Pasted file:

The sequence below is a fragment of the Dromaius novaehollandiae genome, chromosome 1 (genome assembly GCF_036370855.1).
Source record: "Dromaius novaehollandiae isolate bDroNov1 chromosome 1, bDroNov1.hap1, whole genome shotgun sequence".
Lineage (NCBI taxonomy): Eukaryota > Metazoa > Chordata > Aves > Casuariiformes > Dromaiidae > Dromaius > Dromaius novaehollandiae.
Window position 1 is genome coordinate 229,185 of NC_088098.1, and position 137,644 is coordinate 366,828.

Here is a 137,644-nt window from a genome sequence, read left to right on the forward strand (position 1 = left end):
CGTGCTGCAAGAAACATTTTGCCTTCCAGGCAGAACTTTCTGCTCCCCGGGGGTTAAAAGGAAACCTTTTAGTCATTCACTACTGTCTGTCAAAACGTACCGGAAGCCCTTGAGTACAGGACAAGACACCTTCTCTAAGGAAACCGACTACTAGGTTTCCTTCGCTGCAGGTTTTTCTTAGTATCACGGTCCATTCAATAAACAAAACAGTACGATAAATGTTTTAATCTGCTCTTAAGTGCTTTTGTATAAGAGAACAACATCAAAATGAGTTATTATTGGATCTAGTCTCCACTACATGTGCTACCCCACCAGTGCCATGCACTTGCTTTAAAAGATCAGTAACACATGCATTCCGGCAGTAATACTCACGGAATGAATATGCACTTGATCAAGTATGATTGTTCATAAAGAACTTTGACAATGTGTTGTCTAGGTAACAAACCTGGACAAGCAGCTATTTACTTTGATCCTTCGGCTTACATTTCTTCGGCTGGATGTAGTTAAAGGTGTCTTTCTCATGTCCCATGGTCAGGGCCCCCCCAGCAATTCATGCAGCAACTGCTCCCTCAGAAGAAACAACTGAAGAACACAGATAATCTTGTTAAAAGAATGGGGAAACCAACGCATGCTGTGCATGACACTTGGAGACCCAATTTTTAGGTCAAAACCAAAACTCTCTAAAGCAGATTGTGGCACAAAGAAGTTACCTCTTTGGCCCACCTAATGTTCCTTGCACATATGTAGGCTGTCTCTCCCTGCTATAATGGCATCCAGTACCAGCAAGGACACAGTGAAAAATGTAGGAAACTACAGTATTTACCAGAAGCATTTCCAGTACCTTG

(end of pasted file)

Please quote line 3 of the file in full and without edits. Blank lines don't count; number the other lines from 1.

Lineage (NCBI taxonomy): Eukaryota > Metazoa > Chordata > Aves > Casuariiformes > Dromaiidae > Dromaius > Dromaius novaehollandiae.